A special election to decide on a recall of three San Francisco school board members has been confirmed for February 15 — setting up the first of potentially several city elections happening next spring.

On Monday, city officials confirmed that the supporters of the recall effort had gathered enough valid signatures to force the special election — which we had already basically assumed was the case following a late August announcement by the recall proponents. The group needed just over 51,000 signatures per recall candidate, and as of August they had over 70,000 for two, Alison Collins and board President Gabriela López, and nearly 67,000 for a third, Vice President Faauuga Moliga.

The election is scheduled for February 15, and as the Chronicle reports, that election will also include a vote on the city's next assessor-recorder.

Joaquín Torres has served as the city's assessor-recorder since February, filling a vacancy left by Carmen Chu when she was appointed to the city administrator's job. This is one of several musical-chairs swaps happening in San Francisco City Hall as a direct result of the federal corruption probe that ensnared former Director of Public Works Mohammed Nuru, former City Administrator Naomi Kelly, and former general manager of the Public Utilities Commission (PUC) Harlan Kelly, among others. The Kellys both resigned their roles in December and January following the indictment of Harlan Kelly, though Naomi Kelly has not been charged with any crime.

Torres will now stand for election in February to complete Chu's term.

Also coming up, likely in June, will be an election for city attorney, following last month's appointment of David Chiu to that role, and the moving of longtime City Attorney Dennis Herrera into the PUC role. And at a date to be determined, we'll also have a special election to replace Chiu in the State Assembly — with the two early candidates being District 6 Supervisor Matt Haney and former supervisor David Campos.

But getting back to the Board of Education business, San Francisco is likely to end up spending around $8 million on this recall election which many have criticized as misguided and/or racially motivated. Proponents of the recall deny that there are racial motives for removing the three board members, who are all people of color — they say they would have tried to recall all seven school board members, but according to recall rules, only these three had served long enough to be recalled.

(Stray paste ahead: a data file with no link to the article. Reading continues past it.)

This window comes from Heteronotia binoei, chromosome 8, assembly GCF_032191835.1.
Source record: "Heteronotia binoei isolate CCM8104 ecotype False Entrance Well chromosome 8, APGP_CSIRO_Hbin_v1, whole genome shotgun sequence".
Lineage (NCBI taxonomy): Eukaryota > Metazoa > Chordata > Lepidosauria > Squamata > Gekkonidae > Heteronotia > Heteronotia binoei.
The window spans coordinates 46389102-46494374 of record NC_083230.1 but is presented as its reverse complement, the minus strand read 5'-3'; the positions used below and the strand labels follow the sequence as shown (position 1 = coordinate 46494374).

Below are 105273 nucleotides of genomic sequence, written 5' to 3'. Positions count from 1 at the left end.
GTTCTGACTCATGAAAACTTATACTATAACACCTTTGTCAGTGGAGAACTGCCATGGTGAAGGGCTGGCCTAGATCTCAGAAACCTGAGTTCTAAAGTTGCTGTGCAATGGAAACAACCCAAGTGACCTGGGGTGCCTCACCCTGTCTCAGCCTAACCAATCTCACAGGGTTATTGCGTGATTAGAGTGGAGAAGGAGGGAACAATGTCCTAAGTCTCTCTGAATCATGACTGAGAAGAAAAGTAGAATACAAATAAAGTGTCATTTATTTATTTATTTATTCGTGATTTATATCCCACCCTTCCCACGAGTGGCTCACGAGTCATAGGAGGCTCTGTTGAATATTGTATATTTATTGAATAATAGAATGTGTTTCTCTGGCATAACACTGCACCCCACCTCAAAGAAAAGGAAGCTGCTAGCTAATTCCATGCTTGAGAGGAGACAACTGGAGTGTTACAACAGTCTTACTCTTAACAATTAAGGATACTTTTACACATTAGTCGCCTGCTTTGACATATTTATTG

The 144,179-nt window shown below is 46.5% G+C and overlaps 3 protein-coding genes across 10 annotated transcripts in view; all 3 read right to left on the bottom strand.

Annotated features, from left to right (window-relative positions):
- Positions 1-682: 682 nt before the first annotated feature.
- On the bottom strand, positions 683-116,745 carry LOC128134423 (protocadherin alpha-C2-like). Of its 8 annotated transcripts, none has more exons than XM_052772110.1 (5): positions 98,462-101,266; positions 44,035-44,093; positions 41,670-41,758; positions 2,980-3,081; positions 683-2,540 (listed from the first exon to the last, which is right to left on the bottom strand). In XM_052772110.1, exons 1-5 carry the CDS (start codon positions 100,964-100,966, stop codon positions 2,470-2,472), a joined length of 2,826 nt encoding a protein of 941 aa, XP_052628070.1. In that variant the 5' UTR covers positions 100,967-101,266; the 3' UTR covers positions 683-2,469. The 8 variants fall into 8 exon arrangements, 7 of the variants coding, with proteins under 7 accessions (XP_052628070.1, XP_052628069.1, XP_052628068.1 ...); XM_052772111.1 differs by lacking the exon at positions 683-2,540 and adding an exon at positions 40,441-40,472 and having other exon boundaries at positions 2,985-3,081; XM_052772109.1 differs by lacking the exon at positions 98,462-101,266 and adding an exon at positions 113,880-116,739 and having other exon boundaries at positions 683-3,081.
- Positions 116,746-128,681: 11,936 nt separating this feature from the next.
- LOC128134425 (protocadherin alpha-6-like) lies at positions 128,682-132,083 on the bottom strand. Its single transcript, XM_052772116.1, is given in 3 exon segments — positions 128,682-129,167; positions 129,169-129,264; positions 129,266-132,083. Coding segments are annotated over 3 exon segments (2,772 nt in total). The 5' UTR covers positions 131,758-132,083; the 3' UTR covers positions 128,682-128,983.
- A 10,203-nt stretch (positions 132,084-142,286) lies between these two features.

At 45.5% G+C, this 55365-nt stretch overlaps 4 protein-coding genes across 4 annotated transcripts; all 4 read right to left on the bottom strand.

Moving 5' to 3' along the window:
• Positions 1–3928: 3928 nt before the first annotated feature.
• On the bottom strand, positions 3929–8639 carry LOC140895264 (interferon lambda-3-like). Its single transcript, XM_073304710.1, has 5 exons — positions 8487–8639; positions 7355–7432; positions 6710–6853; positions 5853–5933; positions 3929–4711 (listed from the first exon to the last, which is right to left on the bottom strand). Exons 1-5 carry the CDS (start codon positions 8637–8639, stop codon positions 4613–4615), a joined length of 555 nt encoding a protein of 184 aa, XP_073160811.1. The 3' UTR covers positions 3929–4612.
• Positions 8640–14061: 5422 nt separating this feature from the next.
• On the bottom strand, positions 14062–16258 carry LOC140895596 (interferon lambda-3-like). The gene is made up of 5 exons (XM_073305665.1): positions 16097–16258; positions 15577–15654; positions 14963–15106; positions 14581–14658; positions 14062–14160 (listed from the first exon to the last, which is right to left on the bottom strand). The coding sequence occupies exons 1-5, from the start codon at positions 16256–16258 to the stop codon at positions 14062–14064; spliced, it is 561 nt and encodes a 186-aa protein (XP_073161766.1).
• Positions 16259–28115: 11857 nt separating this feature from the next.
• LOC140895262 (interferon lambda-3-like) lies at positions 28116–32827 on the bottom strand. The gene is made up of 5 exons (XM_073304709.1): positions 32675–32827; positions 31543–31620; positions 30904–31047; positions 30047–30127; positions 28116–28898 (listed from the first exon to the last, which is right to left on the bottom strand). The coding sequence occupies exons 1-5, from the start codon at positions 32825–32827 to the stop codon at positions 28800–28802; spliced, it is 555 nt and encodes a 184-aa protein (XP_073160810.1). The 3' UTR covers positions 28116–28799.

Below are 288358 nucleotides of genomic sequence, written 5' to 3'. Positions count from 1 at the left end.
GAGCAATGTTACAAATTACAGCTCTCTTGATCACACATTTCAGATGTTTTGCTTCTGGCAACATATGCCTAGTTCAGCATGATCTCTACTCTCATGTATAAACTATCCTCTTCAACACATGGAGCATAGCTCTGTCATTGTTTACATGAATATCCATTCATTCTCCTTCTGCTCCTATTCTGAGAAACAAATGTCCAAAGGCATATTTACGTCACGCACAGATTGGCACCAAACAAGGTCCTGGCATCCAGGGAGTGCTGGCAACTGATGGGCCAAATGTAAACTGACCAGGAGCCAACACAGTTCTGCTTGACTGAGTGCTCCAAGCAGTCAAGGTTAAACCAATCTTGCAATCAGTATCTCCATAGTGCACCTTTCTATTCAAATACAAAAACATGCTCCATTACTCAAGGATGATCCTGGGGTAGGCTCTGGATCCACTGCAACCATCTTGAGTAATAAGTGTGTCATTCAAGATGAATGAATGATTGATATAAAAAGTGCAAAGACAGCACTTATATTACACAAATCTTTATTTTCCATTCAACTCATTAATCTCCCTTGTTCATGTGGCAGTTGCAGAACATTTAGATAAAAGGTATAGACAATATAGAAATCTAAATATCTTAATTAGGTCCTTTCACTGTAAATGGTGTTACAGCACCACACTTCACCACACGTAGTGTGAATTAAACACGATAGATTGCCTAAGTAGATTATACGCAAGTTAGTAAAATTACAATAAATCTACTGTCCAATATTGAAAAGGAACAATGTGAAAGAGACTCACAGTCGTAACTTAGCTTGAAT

Anger at the school board has been stoked in the last year over three main issues: the slow reopening of SF schools in the pandemic, an aborted effort to rename 44 schools in the district over claims of racism against their namesakes, and a decision to do away with merit-based admissions at Lowell High School.

Additionally, there was the highly publicized controversy over a mural at Washington High School that was deemed racist and offensive to Indigenous Americans. And a mini-scandal involving some five-year-old tweets by board member Alison Collins that some suggested were racist against Asian Americans — though in the tweets, Collins was trying to generalize about racism against Black people by the AAPI community.

Collins has said the tweets were taken out of context, and when they resulted in her being stripped of her Vice President title on the board and committee positions, she responded with a 48-page lawsuit against her colleagues and the district, which she has since withdrawn.

Needless to say, the SF Board of Education has been in the news more in the past 18 months than ever in the history of this website, and that doesn't necessarily bode well for their effort to fend off the recall — just given that school board members are typically not such household names.

It's unclear what kind of campaigning might happen with this special election, but stay tuned.

Previously: Recall School Board Crowd Claims They Have More Than Enough Signatures to Make Ballot

Photo: SFUSD_Supe/Twitter